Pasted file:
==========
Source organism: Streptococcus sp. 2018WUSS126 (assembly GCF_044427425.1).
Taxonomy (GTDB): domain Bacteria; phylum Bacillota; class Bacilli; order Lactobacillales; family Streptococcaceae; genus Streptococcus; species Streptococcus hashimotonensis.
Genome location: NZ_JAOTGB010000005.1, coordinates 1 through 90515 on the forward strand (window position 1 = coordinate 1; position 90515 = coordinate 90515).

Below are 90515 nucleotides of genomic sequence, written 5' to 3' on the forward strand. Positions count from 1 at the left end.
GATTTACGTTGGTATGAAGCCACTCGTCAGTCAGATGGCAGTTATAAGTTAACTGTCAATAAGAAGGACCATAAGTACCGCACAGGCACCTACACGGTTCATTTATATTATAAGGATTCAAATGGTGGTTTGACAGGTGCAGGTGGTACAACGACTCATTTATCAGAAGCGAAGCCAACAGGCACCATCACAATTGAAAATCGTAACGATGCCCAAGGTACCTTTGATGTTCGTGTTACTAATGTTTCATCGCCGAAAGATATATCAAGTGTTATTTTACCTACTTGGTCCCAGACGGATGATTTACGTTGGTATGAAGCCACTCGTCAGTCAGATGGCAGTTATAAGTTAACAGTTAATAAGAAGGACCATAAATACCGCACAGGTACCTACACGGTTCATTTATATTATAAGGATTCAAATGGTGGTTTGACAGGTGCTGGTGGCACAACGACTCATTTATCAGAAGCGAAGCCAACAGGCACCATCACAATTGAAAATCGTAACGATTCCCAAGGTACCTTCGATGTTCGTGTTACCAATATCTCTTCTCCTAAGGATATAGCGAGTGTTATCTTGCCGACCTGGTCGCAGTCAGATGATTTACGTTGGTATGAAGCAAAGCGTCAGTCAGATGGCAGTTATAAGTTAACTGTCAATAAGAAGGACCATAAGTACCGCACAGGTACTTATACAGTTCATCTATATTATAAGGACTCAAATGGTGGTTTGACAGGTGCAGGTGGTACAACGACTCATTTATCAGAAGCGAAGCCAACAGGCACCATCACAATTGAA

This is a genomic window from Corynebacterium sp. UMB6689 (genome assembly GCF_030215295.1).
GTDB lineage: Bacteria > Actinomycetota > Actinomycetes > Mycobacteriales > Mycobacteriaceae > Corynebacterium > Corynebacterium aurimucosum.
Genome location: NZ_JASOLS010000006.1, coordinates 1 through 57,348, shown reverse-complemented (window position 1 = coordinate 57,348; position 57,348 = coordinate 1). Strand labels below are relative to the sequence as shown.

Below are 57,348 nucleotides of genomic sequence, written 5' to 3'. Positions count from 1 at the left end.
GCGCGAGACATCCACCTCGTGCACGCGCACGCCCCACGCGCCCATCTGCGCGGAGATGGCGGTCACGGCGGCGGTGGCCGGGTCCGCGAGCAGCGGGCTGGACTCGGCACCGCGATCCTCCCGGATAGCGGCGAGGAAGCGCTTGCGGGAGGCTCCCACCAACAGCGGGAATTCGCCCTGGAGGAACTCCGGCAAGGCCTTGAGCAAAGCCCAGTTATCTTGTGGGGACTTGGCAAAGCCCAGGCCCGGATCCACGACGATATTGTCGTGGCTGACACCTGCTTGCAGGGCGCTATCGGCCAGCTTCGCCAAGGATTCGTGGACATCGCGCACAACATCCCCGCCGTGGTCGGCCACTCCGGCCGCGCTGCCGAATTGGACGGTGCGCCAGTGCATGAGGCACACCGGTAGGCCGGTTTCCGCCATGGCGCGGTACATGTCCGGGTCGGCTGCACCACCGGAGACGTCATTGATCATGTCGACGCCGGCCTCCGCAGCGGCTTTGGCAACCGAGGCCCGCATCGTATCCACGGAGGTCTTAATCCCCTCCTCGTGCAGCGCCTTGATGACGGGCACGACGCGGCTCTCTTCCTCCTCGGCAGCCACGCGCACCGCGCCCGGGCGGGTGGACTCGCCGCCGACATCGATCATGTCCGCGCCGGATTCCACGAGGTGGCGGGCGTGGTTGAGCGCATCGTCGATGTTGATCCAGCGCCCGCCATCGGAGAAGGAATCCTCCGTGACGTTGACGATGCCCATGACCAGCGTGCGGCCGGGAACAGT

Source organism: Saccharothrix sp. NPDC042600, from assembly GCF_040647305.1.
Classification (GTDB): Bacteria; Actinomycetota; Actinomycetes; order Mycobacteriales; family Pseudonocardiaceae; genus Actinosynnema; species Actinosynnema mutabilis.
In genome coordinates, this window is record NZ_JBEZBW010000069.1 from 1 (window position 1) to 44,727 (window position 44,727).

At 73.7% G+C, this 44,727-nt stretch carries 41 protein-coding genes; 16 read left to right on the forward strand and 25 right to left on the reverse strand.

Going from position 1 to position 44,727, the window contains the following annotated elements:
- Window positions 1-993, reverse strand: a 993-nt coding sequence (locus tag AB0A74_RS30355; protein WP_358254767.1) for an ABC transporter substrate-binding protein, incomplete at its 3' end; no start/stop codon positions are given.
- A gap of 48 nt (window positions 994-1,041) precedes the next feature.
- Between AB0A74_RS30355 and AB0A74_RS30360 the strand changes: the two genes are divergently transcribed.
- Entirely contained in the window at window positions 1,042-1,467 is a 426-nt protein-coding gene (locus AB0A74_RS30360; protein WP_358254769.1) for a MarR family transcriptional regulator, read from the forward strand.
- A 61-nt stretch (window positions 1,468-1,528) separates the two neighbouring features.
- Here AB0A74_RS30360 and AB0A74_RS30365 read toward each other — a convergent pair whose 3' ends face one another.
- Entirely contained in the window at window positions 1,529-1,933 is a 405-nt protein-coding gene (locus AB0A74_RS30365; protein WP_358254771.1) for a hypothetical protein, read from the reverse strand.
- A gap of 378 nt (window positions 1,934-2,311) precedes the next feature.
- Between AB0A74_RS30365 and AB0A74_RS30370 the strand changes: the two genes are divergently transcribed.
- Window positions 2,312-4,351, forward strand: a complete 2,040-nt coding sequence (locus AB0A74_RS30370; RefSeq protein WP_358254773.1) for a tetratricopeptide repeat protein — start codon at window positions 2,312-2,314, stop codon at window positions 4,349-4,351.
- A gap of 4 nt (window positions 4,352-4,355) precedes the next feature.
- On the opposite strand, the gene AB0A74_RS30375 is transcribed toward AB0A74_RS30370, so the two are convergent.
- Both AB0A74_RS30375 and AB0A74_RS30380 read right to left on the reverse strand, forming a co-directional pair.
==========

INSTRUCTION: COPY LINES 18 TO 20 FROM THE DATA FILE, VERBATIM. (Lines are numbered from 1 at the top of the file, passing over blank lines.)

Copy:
- Between AB0A74_RS30355 and AB0A74_RS30360 the strand changes: the two genes are divergently transcribed.
- Entirely contained in the window at window positions 1,042-1,467 is a 426-nt protein-coding gene (locus AB0A74_RS30360; protein WP_358254769.1) for a MarR family transcriptional regulator, read from the forward strand.
- A 61-nt stretch (window positions 1,468-1,528) separates the two neighbouring features.